The announcement shocked the auto industry, which objected to the final determination and appealed to President Trump asking him to reconsider the emissions targets and timeline.

In February 2017, the Auto Alliance, the largest trade organization for car manufacturers, argued the greenhouse gas standards were too challenging to meet and "riddled with indefensible assumptions." The Alliance told President Trump it would cost $200 billion for automakers to comply, threatened production and put as many as a million jobs at risk.

Shortly after automobile manufacturers reached out, the EPA and Department of Transportation announced they were reopening the review process to determine if the Obama standards are "realistic." Last month, they concluded they were not.

"I don't think the states have much of a leg to stand on, legally," said Sterling Burnett, a senior fellow on environmental policy at the Heartland Institute.

"First, the Obama administration implemented the standards two years before it was supposed to," he said, describing it as an effort to "bind the hands" of the Trump administration on climate policy. "Second, California should have never been granted a waiver to implement greenhouse gas emissions on motor vehicles," he explained.

Under the 1970 Clean Air Act, California was given a waiver to implement tougher pollution targets than those that apply to the rest of the country. Under the Obama administration, that waiver was used to allow California to set higher fuel economy standards and about a dozen other states following California's lead, also got a waiver.

Burnett argued that the waivers were issued in direct violation of a 1975 law that preempts states from regulating their own fuel economy standards. "If it eventually reaches the Supreme Court, and I suspect it will, if they read the law they'll see they don't have a right to set fuel economy standards," Burnett said.

The possibility of a drawn-out legal fight over automobile emissions has reignited fears among car manufacturers at the prospect of having to produce one model of fuel efficient vehicle for a third of the country, and a different model for the rest. After applauding the administration's April decision to revise the fuel standard, the Auto Alliance stressed, "Maintaining a single national program is critical to ensuring that cars remain affordable."

Daniel Becker is more optimistic the states will prevail potentially in court but even more in the long run.

"In reality, I don't think the Trump administration is going to succeed in blocking these standards. And even if they do, it will only be temporary," he said. "The states and ultimately the federal government will come back and say, we need to continue to reduce the amount of fuel we use and the pollution that comes out of the tailpipe."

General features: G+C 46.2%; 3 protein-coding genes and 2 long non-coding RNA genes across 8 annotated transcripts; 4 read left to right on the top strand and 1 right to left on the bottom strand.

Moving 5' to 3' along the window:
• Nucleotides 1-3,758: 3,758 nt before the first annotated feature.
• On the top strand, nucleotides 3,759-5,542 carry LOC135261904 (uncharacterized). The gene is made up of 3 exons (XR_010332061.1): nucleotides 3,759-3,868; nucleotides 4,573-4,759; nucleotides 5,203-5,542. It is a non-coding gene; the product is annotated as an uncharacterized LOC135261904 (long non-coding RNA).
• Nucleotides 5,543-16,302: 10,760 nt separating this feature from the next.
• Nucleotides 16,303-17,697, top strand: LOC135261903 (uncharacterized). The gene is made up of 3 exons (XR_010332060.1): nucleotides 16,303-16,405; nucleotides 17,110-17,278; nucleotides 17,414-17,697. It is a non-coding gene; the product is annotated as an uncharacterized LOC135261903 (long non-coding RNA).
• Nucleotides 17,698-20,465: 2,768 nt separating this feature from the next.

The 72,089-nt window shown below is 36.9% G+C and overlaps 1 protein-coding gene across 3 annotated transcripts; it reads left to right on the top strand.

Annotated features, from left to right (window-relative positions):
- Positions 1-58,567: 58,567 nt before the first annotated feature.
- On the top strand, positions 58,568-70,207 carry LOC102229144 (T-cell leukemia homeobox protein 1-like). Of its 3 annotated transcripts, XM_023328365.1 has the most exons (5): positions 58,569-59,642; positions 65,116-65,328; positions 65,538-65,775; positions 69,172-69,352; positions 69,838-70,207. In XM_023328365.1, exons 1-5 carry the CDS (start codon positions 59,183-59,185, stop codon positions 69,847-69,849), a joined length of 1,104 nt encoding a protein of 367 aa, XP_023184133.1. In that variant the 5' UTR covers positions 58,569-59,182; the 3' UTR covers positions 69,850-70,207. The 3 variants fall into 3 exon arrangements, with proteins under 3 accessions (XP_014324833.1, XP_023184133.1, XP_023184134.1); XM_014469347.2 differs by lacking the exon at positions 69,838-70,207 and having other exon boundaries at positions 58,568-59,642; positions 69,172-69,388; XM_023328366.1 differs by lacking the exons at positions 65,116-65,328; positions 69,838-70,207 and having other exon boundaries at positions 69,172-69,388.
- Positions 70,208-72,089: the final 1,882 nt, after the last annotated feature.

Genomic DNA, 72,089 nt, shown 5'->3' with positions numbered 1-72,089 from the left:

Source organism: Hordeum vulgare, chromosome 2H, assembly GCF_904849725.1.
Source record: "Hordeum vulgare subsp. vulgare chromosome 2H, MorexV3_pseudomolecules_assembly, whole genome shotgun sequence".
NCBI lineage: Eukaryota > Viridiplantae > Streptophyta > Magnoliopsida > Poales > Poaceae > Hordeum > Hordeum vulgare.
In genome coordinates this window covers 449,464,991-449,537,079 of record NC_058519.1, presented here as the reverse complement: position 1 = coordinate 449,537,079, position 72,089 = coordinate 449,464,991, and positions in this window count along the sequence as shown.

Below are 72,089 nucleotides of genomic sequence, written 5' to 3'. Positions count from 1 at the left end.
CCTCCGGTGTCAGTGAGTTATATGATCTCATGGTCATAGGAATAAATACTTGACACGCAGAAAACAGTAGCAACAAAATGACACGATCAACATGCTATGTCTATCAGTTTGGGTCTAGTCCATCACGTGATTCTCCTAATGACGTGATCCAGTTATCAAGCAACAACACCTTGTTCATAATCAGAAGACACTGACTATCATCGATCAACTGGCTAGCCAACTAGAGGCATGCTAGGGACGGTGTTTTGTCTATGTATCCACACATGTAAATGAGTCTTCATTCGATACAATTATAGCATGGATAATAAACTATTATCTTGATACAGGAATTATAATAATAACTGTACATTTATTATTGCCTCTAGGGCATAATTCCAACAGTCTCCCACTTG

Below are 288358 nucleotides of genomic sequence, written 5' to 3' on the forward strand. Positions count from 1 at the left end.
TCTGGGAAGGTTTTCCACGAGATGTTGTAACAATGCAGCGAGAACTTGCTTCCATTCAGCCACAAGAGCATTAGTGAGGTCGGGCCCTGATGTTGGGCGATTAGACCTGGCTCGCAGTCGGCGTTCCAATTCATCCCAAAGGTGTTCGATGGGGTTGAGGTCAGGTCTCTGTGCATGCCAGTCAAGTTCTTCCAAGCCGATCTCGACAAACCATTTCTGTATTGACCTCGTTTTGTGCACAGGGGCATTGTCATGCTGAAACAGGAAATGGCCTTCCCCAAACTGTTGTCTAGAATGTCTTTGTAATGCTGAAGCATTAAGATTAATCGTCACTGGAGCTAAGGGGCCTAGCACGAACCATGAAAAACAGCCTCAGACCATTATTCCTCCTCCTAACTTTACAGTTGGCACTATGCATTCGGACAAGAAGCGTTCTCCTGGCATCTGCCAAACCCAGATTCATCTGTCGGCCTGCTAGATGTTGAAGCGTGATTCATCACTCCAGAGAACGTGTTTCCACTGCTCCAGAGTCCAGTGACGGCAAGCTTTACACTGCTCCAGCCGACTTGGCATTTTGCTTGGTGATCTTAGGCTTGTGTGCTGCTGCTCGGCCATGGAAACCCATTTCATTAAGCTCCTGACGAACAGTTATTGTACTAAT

As important as uniform, predictable regulations are for the producers, many have already made plans for a clean energy future.

Traditional auto manufacturers have already invested billions of dollars into electric and hybrid cars. GM has its eye on a mass-produced electric vehicle by the early 2020s. Volvo announced by 2019 it would shift production entirely to hybrid and electric vehicles. Luxury car producers including Mercedes, BMW and Jaguar are also rolling out new electric and hybrid models. And Tesla continues to steal market share.

"Even if you don't care about the environment, these are very important standards," Becker said. The 56 mpg standard would save drivers $6,000 on average over the life of their vehicle and reduce U.S. oil consumption by 12 billion barrels over the estimated 15-year life of the program.

The fuel efficiency rules created costs up front, the manufacturers and consumers, but as foreign automakers adapt to a growing clean energy market, Becker said there's a "big risk" U.S. companies will fall behind.

"If American manufacturers are discouraged by the President of the United States from competing with foreign manufacturers, I don't think that's good for the United States," he said.

The California lawsuit was filed in the D.C. District Court of Appeals and does not yet have a hearing date set.

The next step for the EPA is drafting a new proposal to revise the fuel efficiency standard and issue a notice of proposed rule-making. According to reports, the EPA may recommend holding fuel standards at previous 2016 levels of 35.5 miles per gallon.